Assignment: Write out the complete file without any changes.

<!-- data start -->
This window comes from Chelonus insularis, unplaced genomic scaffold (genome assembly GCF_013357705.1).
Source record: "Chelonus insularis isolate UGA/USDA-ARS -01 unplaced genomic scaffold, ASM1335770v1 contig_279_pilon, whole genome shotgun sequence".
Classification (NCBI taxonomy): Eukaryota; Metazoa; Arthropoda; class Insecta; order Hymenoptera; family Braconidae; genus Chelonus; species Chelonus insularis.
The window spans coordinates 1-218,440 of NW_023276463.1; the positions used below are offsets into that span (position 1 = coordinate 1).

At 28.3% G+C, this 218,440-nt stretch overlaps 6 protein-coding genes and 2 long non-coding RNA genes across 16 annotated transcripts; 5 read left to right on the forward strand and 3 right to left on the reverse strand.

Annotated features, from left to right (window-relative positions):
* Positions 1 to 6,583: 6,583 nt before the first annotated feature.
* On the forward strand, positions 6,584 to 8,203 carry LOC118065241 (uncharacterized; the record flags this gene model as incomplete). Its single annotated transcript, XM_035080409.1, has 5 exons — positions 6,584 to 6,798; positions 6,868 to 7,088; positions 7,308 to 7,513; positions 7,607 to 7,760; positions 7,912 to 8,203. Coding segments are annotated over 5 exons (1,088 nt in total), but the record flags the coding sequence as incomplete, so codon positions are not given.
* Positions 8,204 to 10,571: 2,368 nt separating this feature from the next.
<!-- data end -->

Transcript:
This window comes from Chelonus insularis, unplaced genomic scaffold (genome assembly GCF_013357705.1).
Source record: "Chelonus insularis isolate UGA/USDA-ARS -01 unplaced genomic scaffold, ASM1335770v1 contig_279_pilon, whole genome shotgun sequence".
Classification (NCBI taxonomy): Eukaryota; Metazoa; Arthropoda; class Insecta; order Hymenoptera; family Braconidae; genus Chelonus; species Chelonus insularis.
The window spans coordinates 1-218,440 of NW_023276463.1; the positions used below are offsets into that span (position 1 = coordinate 1).

At 28.3% G+C, this 218,440-nt stretch overlaps 6 protein-coding genes and 2 long non-coding RNA genes across 16 annotated transcripts; 5 read left to right on the forward strand and 3 right to left on the reverse strand.

Annotated features, from left to right (window-relative positions):
* Positions 1 to 6,583: 6,583 nt before the first annotated feature.
* On the forward strand, positions 6,584 to 8,203 carry LOC118065241 (uncharacterized; the record flags this gene model as incomplete). Its single annotated transcript, XM_035080409.1, has 5 exons — positions 6,584 to 6,798; positions 6,868 to 7,088; positions 7,308 to 7,513; positions 7,607 to 7,760; positions 7,912 to 8,203. Coding segments are annotated over 5 exons (1,088 nt in total), but the record flags the coding sequence as incomplete, so codon positions are not given.
* Positions 8,204 to 10,571: 2,368 nt separating this feature from the next.